Mcgill’s se­cret his­tory

the stuff your school doesn’t want you to know...

The McGill Daily - - Welcome -

Con­tent warn­ing: coloni­sa­tion, slav­ery Oc­cu­py­ing Tio’tià:ke

Peo­ple have lived on what is now called the Is­land of Mon­treal for eight mil­len­nia. In Kanien’kéha, the Mo­hawk lan­guage, the is­land is known as Tio’tià:ke. Prior to the ar­rival of French fur traders and mis­sion­ar­ies in the mid-six­teenth cen­tury, the land on which Mcgill sits was home to the for­ti­fied vil­lage of Hochelaga. An es­ti­mated pop­u­la­tion of 3000 St. Lawrence Iro­quoians lived there, but they soon dis­ap­peared as a re­sult of local con­flicts sparked by Euro­pean col­o­niza­tion. To­day, lit­tle re­mains of the St. Lawrence Iro­quoians. Mcgill’s only of­fi­cial me­mo­rial to them is the Hochelaga Rock, lo­cated on Lower Field across from the statue of James Mcgill.

Af­ter the de­struc­tion of Hochelaga, Tio’tià:ke was in­hab­ited by the Kanien’kehá:ka (‘Peo­ple of the Flint,’ also known as ‘Mo­hawk’). They are a found­ing mem­ber of the Hau­denosaunee Con­fed­er­acy, an al­liance that unites sev­eral In­dige­nous na­tions in the re­gion of the St. Lawrence Val­ley.

In the cen­turies fol­low­ing the ar­rival of the first Euro­pean colonists, the Kanien’kehá:ka (like count­less other In­dige­nous peo­ples) have been sys­tem­at­i­cally marginal­ized and sub­jected to cul­tural geno­cide by the emerg­ing Cana­dian state. Nev­er­the­less, they con­tinue to ac­tively pre­serve their cul­tural her­itage, an­ces­tral ter­ri­tory, and po­lit­i­cal au­ton­omy, de­spite on­go­ing colo­nial vi­o­lence.

The land our cam­pus oc­cu­pies was never of­fi­cially ceded by its orig­i­nal in­hab­i­tants. That’s why, sev­eral or­ga­ni­za­tions, in­clud­ing the Daily, open their meet­ings by ac­knowl­edg­ing that we live and work on the tra­di­tional ter­ri­tory of the Kanien’kehá:ka

Founded on anti-black vi­o­lence

This hal­lowed in­sti­tu­tion was founded in 1821, thanks to a be­quest from one James Mcgill, a Scot­tish busi­ness­man who had come to North Amer­ica as a young man in or­der to pur­sue a ca­reer in the fur trade. Mcgill achieved con­sid­er­able suc­cess in this line of work, a fact noted ap­prov­ingly on our university’s web­site. What the site fails to men­tion, is that he later di­ver­si­fied his busi­ness to deal in lu­cra­tive plan­ta­tion goods from the Caribbean - goods that were pro­duced through slave labour. In other words, the for­tune on which our school was founded was partly built on the backs of enslaved Black peo­ple.

Mcgill had also par­tic­i­pated in the slave trade him­self on at least two sep­a­rate oc­ca­sions. Ad­di­tion­ally, af­ter en­dors­ing a par­lia­men­tary bill that would have abol­ished slav­ery, he voted against it in 1793.

In ad­di­tion to prof­it­ing from the slave trade both di­rectly and in­di­rectly, Mcgill also held be­tween four and five per­sonal slaves. This may come as a sur­prise to those un­ac­cus­tomed to think­ing of slav­ery as part of Cana­dian his­tory; in fact, it was only abol­ished in 1834. Que­bec’s local econ­omy didn’t de­pend on slav­ery, so for peo­ple like Mcgill, hold­ing slaves was es­sen­tially a mark of sta­tus and priv­i­lege.

Thanks to the era­sure of Black and In­dige­nous sto­ries from Cana­dian his­tory, the iden­ti­ties of the peo­ple enslaved by Mcgill are not fully known. We do know, how­ever, that they in­cluded women named Louise and Sarah. No memo­ri­als or stat­ues of them stand on our cam­pus.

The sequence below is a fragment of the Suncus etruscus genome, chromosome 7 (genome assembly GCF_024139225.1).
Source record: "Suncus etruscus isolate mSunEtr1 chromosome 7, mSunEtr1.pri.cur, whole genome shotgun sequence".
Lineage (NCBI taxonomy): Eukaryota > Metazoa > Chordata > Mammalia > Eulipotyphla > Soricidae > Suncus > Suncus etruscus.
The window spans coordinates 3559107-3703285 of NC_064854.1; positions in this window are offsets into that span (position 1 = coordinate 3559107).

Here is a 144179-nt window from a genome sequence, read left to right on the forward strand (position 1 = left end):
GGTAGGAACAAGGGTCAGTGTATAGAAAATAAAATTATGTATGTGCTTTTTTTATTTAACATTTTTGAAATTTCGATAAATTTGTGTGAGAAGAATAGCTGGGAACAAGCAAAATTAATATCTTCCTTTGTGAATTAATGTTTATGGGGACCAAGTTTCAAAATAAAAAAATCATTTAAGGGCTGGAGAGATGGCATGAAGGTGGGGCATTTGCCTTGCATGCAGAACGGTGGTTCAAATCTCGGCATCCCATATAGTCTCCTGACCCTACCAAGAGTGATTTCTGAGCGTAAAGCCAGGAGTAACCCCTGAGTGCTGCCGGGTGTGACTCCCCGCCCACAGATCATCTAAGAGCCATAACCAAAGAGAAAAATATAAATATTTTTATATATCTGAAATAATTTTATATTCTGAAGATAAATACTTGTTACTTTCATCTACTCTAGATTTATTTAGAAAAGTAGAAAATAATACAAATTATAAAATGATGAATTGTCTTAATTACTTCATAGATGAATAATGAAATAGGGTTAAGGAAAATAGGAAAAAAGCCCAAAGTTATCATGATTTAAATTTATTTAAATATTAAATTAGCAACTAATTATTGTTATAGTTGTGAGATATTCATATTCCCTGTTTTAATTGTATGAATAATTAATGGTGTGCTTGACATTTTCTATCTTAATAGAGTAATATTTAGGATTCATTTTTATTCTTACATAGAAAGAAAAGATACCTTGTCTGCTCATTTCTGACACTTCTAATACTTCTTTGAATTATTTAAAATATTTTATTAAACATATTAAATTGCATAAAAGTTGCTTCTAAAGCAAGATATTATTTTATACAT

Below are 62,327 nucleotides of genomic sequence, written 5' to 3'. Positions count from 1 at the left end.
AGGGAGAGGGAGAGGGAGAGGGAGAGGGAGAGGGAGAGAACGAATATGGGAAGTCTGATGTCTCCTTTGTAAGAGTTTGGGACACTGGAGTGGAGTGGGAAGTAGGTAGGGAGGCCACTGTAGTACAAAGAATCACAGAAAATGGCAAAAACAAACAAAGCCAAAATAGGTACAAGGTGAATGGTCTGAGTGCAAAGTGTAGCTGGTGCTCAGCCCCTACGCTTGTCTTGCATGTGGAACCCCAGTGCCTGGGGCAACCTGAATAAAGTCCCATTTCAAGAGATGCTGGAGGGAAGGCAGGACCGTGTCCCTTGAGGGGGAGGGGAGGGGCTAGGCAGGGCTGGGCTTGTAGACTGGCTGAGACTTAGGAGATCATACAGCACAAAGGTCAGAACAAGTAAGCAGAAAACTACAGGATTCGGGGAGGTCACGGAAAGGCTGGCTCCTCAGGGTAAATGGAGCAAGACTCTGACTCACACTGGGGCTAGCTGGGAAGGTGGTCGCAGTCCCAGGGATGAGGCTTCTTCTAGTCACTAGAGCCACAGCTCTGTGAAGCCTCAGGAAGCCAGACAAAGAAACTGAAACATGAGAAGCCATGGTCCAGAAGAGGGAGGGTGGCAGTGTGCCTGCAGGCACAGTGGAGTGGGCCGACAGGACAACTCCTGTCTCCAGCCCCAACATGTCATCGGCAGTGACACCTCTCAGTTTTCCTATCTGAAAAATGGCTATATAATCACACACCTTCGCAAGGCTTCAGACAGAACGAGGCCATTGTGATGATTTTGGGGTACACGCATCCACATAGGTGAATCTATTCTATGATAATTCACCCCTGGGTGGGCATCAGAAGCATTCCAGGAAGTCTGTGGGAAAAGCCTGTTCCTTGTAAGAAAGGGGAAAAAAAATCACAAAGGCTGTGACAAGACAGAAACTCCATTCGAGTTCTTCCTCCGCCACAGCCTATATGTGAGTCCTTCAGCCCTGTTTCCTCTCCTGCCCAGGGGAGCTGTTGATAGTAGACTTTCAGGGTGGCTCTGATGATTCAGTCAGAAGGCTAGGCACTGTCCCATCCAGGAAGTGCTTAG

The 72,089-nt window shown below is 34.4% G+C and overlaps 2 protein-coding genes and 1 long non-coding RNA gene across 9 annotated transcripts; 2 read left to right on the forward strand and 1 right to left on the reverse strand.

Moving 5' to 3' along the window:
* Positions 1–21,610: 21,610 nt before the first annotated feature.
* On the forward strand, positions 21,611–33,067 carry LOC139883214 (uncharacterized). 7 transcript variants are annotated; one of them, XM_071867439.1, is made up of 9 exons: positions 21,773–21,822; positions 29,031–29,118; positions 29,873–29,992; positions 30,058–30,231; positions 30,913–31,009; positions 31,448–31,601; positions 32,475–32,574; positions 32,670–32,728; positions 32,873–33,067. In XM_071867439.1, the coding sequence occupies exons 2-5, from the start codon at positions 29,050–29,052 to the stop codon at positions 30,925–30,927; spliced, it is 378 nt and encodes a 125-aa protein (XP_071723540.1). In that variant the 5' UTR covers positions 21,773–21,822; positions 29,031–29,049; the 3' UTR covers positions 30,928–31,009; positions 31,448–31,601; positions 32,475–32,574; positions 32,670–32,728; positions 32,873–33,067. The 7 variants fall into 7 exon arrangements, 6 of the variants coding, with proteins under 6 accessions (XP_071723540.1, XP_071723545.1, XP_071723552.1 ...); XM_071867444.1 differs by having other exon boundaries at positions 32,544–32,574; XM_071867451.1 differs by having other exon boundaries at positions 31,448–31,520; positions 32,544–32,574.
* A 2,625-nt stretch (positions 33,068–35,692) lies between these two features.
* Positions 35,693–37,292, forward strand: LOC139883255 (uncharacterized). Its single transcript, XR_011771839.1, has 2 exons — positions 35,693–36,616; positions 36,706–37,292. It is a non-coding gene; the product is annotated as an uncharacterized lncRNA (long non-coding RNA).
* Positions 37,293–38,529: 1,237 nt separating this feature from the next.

Anti-gen­tri­fi­ca­tion ac­tivism next door

If you’re read­ing this, there’s a good chance you know some­one who lives east of cam­pus be­tween University and Parc. Maybe you even live there your­self, pass­ing The Word every day on your way to class and writ­ing es­says at Mil­ton B late into the night. Ei­ther way, you’ve prob­a­bly heard this neigh­bour­hood re­ferred to as “The Mcgill Ghetto,” a ver­i­ta­ble ex­ten­sion of cam­pus in­hab­ited al­most ex­clu­sively by stu­dents.

If so, it might sur­prise you to learn that this isn’t ac­cu­rate in the least. Stu­dents make up only a small mi­nor­ity of the local pop­u­la­tion, vastly out­num­bered by fam­i­lies, work­ing pro­fes­sion­als, long-term res­i­dents, and re­cent im­mi­grants. Many of these peo­ple ob­ject to the des­ig­na­tion “Mcgill Ghetto,” pre­fer­ring their neigh­bour­hood’s of­fi­cial ti­tle: Mil­ton-parc.

Not only is this pic­turesque corner of Mon­treal not a ghetto in any sense of the word, but it has its own unique and fas­ci­nat­ing his­tory. In 1968, most of the neigh­bour­hood was pur­chased by Con­cor­dia Es­tates Ltd., a com­pany that planned to de­mol­ish it in or­der to con­struct a mas­sive high-rise com­plex. This news sparked a wave of grass­roots re­sis­tance from the com­mu­nity, and the next few years saw protests, ral­lies, meet­ings, and – in one par­tic­u­larly dra­matic case – a sit-in re­sult­ing in dozens of ar­rests.

Largely thanks to the ef­forts of these local ac­tivists, some of whom also had ties to the Mcgill com­mu­nity, most of Mil­ton-parc was saved. All that re­mains of Con­cor­dia Es­tates’ devel­op­ment plans are the in­ter­con­nected apart­ment com­plexes at the corner of Parc and Prince Arthur. The mo­men­tum of the 1960s and ‘70s didn’t end there. By the late ‘80s, much of the neigh­bour­hood had been re­or­ga­nized into a se­ries of hous­ing co-ops, heav­ily sub­si­dized by the gov­ern­ment in or­der to keep rent ac­ces­si­ble to low-in­come res­i­dents. To­day, Mil­tonParc is home to one of the largest net­works of co­op­er­a­tive hous­ing in North Amer­ica.

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